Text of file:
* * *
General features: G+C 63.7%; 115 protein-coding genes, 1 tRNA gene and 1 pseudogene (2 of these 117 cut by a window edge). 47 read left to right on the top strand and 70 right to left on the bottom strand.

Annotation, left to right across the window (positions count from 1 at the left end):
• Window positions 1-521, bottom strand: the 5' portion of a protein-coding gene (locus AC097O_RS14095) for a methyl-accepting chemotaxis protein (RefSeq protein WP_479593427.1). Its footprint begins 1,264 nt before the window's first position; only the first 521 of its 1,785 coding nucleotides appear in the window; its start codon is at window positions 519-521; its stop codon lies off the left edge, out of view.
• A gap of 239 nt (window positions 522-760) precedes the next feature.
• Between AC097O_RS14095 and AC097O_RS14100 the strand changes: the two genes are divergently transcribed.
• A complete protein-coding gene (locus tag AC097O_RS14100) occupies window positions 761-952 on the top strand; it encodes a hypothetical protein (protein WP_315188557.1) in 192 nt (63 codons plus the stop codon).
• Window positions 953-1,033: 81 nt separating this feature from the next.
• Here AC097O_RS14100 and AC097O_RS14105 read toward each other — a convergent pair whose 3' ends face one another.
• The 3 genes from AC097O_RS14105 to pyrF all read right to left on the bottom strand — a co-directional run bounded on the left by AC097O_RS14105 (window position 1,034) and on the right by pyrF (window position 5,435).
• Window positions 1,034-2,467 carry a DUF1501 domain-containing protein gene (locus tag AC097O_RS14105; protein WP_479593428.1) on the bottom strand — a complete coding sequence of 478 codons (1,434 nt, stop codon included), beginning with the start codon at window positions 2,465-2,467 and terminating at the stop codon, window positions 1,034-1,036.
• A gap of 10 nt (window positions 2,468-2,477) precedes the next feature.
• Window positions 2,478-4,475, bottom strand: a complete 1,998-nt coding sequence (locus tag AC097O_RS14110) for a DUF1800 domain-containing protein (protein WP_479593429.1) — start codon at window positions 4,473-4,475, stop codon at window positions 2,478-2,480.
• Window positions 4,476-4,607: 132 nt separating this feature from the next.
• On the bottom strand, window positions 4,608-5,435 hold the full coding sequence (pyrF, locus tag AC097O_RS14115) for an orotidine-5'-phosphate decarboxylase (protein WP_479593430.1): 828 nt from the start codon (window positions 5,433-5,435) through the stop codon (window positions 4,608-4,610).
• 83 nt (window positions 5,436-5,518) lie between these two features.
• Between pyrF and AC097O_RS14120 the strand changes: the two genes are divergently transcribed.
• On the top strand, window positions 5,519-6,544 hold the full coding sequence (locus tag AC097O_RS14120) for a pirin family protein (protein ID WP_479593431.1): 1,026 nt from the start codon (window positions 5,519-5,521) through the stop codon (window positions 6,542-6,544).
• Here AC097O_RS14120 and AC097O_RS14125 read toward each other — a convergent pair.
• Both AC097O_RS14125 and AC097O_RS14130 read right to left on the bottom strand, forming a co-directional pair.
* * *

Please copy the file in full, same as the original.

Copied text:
General features: G+C 63.7%; 115 protein-coding genes, 1 tRNA gene and 1 pseudogene (2 of these 117 cut by a window edge). 47 read left to right on the top strand and 70 right to left on the bottom strand.

Annotation, left to right across the window (positions count from 1 at the left end):
• Window positions 1-521, bottom strand: the 5' portion of a protein-coding gene (locus AC097O_RS14095) for a methyl-accepting chemotaxis protein (RefSeq protein WP_479593427.1). Its footprint begins 1,264 nt before the window's first position; only the first 521 of its 1,785 coding nucleotides appear in the window; its start codon is at window positions 519-521; its stop codon lies off the left edge, out of view.
• A gap of 239 nt (window positions 522-760) precedes the next feature.
• Between AC097O_RS14095 and AC097O_RS14100 the strand changes: the two genes are divergently transcribed.
• A complete protein-coding gene (locus tag AC097O_RS14100) occupies window positions 761-952 on the top strand; it encodes a hypothetical protein (protein WP_315188557.1) in 192 nt (63 codons plus the stop codon).
• Window positions 953-1,033: 81 nt separating this feature from the next.
• Here AC097O_RS14100 and AC097O_RS14105 read toward each other — a convergent pair whose 3' ends face one another.
• The 3 genes from AC097O_RS14105 to pyrF all read right to left on the bottom strand — a co-directional run bounded on the left by AC097O_RS14105 (window position 1,034) and on the right by pyrF (window position 5,435).
• Window positions 1,034-2,467 carry a DUF1501 domain-containing protein gene (locus tag AC097O_RS14105; protein WP_479593428.1) on the bottom strand — a complete coding sequence of 478 codons (1,434 nt, stop codon included), beginning with the start codon at window positions 2,465-2,467 and terminating at the stop codon, window positions 1,034-1,036.
• A gap of 10 nt (window positions 2,468-2,477) precedes the next feature.
• Window positions 2,478-4,475, bottom strand: a complete 1,998-nt coding sequence (locus tag AC097O_RS14110) for a DUF1800 domain-containing protein (protein WP_479593429.1) — start codon at window positions 4,473-4,475, stop codon at window positions 2,478-2,480.
• Window positions 4,476-4,607: 132 nt separating this feature from the next.
• On the bottom strand, window positions 4,608-5,435 hold the full coding sequence (pyrF, locus tag AC097O_RS14115) for an orotidine-5'-phosphate decarboxylase (protein WP_479593430.1): 828 nt from the start codon (window positions 5,433-5,435) through the stop codon (window positions 4,608-4,610).
• 83 nt (window positions 5,436-5,518) lie between these two features.
• Between pyrF and AC097O_RS14120 the strand changes: the two genes are divergently transcribed.
• On the top strand, window positions 5,519-6,544 hold the full coding sequence (locus tag AC097O_RS14120) for a pirin family protein (protein ID WP_479593431.1): 1,026 nt from the start codon (window positions 5,519-5,521) through the stop codon (window positions 6,542-6,544).
• Here AC097O_RS14120 and AC097O_RS14125 read toward each other — a convergent pair.
• Both AC097O_RS14125 and AC097O_RS14130 read right to left on the bottom strand, forming a co-directional pair.